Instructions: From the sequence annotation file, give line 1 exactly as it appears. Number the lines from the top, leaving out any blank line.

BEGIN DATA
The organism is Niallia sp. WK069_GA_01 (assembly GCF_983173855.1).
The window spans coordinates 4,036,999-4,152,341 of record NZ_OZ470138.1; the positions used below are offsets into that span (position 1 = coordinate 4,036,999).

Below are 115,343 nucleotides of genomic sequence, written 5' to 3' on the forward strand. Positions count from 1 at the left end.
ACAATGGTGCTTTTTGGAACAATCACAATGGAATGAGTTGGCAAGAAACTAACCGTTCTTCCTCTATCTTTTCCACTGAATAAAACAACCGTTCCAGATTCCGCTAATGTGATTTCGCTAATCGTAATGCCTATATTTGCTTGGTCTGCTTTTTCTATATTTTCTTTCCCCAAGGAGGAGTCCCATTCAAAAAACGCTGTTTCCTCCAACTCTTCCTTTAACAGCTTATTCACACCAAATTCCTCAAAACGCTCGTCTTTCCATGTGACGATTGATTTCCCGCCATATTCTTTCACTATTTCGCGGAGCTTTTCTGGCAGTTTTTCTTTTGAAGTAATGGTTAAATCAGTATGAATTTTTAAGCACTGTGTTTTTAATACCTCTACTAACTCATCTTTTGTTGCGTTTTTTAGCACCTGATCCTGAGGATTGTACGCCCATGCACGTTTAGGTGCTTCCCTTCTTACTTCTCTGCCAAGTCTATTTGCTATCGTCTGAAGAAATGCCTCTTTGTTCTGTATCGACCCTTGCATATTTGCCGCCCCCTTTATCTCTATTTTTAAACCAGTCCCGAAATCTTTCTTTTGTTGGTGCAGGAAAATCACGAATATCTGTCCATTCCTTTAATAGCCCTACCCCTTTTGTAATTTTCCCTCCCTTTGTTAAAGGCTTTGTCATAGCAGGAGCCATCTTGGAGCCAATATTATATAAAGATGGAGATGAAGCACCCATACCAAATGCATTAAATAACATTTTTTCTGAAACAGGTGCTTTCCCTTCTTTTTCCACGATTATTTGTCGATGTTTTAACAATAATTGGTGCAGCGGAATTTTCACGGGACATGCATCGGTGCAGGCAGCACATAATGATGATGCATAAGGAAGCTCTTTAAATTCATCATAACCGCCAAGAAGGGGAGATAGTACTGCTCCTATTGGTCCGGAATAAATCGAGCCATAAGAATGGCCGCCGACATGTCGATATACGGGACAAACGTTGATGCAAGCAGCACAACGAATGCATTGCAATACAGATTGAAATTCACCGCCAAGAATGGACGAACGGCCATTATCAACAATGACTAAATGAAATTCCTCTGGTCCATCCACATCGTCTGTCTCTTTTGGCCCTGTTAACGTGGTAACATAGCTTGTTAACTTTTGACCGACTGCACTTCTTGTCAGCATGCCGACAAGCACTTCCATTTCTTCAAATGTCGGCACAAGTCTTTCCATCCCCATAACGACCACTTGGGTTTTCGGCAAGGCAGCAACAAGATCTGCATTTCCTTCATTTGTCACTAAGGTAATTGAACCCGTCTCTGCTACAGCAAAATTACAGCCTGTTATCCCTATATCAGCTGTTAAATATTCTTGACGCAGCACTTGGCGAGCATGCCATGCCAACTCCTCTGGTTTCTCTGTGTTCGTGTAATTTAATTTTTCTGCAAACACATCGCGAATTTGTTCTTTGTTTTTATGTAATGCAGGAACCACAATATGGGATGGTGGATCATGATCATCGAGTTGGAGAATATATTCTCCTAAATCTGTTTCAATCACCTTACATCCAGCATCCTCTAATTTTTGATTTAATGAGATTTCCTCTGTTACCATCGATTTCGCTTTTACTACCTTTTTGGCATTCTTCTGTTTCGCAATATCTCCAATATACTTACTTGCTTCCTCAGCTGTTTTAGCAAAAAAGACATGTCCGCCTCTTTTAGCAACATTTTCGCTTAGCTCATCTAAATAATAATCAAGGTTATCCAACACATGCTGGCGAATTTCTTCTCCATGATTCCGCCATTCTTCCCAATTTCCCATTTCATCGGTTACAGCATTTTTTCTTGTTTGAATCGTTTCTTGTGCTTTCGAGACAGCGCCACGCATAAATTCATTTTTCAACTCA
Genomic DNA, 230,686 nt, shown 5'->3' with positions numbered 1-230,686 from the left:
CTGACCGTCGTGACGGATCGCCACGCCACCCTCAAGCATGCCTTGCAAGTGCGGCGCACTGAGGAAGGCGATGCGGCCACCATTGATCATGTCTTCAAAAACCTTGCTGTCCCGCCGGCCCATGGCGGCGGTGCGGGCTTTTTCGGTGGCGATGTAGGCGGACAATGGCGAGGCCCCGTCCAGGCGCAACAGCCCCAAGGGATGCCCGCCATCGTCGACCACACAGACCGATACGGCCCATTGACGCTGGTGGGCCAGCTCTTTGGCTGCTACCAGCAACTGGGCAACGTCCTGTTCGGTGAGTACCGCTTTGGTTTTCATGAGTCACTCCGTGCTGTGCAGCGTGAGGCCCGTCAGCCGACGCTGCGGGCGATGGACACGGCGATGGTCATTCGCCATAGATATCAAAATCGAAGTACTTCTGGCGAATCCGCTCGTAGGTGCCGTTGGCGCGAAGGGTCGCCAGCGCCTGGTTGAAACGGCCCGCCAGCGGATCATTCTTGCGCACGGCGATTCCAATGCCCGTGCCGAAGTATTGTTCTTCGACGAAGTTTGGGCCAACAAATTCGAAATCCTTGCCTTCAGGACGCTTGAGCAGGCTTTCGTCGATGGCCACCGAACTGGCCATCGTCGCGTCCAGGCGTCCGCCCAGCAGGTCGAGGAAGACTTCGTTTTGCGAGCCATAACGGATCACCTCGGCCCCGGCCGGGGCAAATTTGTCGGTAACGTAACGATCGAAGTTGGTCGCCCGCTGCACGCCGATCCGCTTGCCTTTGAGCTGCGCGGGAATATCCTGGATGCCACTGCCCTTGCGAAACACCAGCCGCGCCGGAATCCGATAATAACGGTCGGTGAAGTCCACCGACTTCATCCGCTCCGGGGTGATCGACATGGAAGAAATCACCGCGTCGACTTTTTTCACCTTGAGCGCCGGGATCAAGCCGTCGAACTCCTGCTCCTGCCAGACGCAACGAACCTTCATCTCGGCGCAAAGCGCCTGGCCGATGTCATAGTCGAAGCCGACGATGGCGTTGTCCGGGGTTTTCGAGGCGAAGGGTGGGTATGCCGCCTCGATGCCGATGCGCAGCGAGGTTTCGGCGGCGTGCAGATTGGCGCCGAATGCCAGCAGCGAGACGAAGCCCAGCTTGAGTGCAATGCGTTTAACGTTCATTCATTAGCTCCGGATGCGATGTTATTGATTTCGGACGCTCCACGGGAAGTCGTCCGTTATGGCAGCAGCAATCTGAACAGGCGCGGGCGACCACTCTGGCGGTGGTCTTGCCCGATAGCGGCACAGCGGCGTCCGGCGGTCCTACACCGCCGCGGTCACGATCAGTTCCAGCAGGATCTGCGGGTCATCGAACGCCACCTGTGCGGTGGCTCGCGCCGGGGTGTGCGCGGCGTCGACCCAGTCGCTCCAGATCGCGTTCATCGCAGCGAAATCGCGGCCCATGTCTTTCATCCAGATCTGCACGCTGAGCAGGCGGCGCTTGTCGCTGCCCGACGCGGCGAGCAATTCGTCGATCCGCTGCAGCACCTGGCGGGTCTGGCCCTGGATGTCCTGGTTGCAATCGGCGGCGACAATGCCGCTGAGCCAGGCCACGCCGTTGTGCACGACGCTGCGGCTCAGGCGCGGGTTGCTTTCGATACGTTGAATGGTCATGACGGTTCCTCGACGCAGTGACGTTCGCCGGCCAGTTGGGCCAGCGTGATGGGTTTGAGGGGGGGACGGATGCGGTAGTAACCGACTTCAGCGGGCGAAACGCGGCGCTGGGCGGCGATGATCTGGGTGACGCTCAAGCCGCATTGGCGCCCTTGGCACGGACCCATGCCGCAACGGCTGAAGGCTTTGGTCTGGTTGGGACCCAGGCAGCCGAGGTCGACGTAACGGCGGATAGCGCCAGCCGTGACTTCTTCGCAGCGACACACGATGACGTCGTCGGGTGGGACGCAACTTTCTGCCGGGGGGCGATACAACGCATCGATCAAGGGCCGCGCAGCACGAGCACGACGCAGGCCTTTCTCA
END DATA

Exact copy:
The organism is Niallia sp. WK069_GA_01 (assembly GCF_983173855.1).